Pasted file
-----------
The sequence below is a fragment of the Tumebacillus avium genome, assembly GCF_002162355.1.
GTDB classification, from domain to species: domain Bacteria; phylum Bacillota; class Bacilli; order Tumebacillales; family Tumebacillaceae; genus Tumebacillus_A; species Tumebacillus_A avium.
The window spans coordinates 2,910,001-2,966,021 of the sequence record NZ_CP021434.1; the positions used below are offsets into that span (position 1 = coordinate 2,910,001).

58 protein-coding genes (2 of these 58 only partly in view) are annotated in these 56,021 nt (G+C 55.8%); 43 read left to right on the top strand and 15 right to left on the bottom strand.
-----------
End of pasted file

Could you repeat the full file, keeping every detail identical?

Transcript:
The sequence below is a fragment of the Tumebacillus avium genome, assembly GCF_002162355.1.
GTDB classification, from domain to species: domain Bacteria; phylum Bacillota; class Bacilli; order Tumebacillales; family Tumebacillaceae; genus Tumebacillus_A; species Tumebacillus_A avium.
The window spans coordinates 2,910,001-2,966,021 of the sequence record NZ_CP021434.1; the positions used below are offsets into that span (position 1 = coordinate 2,910,001).

58 protein-coding genes (2 of these 58 only partly in view) are annotated in these 56,021 nt (G+C 55.8%); 43 read left to right on the top strand and 15 right to left on the bottom strand.